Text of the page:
Holidaymakers are being overcharged hundreds of pounds because of a suspected hotel price-fixing scandal, The Daily Telegraph can disclose.
British holidaymakers are likely to have been overcharged
for hotel rooms because of a price-fixing scandal involving some of the world’s
biggest online travel companies, the Office of Fair Trading said yesterday
after an investigation by The Daily Telegraph.
Hotels were effectively banned from selling rooms cheaply,
with the huge global online travel agents accused of illicitly setting a
minimum price to stop their prices being undercut. Hotels refusing to use the
minimum price were threatened with removal from the sites.
Expedia, one of the world’s biggest online travel firms,
has admitted it has “engaged in cartel conduct on breach of the law”. It is now
co-operating fully with the investigation and is understood to be providing
information on its rivals under a “leniency deal”.
Clive Maxwell, the chief executive of the OFT, said the
watchdog was awaiting the firms response to the notices.
“We want people to benefit fully from being able to shop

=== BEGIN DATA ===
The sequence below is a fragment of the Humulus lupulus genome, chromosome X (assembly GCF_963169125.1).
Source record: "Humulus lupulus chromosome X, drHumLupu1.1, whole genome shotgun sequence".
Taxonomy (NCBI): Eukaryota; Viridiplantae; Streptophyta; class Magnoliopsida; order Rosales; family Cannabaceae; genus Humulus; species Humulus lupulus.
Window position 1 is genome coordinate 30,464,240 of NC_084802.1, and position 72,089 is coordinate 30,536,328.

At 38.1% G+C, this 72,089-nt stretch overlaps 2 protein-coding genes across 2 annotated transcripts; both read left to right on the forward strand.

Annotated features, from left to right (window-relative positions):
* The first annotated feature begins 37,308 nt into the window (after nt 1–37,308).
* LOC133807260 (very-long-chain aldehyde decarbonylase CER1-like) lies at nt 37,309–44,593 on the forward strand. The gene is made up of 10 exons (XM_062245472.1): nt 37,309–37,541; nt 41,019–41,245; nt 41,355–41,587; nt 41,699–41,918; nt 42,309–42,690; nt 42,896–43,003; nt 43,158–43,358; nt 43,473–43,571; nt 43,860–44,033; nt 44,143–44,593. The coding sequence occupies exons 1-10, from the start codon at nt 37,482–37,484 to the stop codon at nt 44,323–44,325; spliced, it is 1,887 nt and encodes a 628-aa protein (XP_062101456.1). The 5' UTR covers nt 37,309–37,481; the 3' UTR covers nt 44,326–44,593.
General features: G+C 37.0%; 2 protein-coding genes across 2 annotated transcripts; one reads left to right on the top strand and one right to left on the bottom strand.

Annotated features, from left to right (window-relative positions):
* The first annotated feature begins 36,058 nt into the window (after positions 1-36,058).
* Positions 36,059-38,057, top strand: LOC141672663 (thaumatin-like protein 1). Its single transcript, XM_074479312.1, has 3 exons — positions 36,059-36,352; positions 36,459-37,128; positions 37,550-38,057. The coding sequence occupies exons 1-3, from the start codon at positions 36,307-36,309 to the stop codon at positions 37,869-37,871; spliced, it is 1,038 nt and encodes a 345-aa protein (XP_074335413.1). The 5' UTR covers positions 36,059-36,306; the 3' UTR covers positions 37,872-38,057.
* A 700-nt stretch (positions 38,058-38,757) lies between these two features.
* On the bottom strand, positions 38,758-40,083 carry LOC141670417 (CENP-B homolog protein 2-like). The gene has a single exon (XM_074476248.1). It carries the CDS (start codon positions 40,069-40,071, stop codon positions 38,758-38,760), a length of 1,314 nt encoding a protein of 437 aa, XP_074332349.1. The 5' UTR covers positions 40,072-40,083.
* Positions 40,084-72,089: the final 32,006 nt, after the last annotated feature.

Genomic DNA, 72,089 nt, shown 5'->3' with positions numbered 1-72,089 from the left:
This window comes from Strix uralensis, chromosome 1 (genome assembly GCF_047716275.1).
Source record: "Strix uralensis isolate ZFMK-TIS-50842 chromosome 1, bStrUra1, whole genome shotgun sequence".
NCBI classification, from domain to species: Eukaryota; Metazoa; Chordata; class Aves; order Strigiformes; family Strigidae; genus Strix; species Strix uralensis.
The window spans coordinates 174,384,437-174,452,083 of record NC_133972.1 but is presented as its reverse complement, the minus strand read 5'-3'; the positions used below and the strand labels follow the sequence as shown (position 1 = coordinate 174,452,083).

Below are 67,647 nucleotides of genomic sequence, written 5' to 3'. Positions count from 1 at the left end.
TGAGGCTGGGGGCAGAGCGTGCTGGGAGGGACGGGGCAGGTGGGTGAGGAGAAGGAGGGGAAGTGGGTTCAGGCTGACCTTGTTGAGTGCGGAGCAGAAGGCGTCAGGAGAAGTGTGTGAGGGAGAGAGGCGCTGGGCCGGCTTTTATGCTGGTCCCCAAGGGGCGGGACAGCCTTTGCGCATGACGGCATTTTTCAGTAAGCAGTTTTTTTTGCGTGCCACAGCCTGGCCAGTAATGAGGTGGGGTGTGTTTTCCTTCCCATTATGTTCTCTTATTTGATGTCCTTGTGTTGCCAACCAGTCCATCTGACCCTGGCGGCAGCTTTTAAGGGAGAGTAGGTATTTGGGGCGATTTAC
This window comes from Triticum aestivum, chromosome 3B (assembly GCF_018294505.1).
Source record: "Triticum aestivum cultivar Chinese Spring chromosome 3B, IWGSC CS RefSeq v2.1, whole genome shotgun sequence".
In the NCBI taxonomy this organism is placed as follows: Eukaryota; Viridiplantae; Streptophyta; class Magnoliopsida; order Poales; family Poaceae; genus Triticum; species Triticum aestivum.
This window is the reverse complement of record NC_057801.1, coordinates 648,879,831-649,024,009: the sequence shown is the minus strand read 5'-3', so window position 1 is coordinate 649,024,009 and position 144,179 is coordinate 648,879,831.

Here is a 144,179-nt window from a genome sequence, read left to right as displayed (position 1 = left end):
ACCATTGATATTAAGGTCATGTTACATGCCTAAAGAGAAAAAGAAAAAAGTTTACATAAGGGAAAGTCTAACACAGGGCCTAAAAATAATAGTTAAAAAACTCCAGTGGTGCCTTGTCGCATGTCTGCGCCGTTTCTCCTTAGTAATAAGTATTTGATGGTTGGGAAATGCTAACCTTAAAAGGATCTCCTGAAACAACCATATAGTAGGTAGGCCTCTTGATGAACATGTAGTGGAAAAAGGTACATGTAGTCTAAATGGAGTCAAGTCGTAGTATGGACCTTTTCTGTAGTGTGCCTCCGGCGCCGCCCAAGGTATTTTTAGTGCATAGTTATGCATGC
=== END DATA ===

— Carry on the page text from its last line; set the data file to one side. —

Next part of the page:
around online and get a better deal from discounters that are prepared to share
their commission with customers,” said Mr Maxwell.
The OFT can fine companies up to ten per cent of annual
turnover worldwide if they are found to have breached competition law by fixing
An email to a website from a senior executive at Radisson
illustrated how the hotels tried to enforce “rate parity” so that all internet
sites offer the same price.
“Please REMOVE all Radisson Edwardian Hotel product from
your site as you are causing us online rate parity issues,” wrote Gail Jordan,
a sales director at the hotel company.
“We offer a best online rate guarantee, as do most
brands,” Miss Jordan said. “Same room type should be same price across all
Dorian Harris, who runs the online travel company Stoosh,
said he had made the complaint after becoming concerned about market
“Consumers are seeing best price guarantees on almost
every travel website nowadays.
“What they don’t realise is that these companies are only
able to confidently guarantee the best rates because they’ve precluded the
competition from discounting with legal threats,” said Mr Harris.
A spokesman for Expedia said: “Expedia remains committed
to ensuring that it provides consumers with the widest possible choice of
travel options at competitive prices and will seek to safeguard its ability to
continue to do so in relation to the current regulatory process.”
A spokesman for InterContinental said: “IHG considers its
arrangements with the online booking agents to be compliant with competition
laws and consistent with the long-standing approach of the global hotel
industry. IHG is cooperating fully with the OFT’s investigation.”
InterContinental also runs the Holiday Inn and Crowne Plaza
hotels. Booking.com declined to comment.
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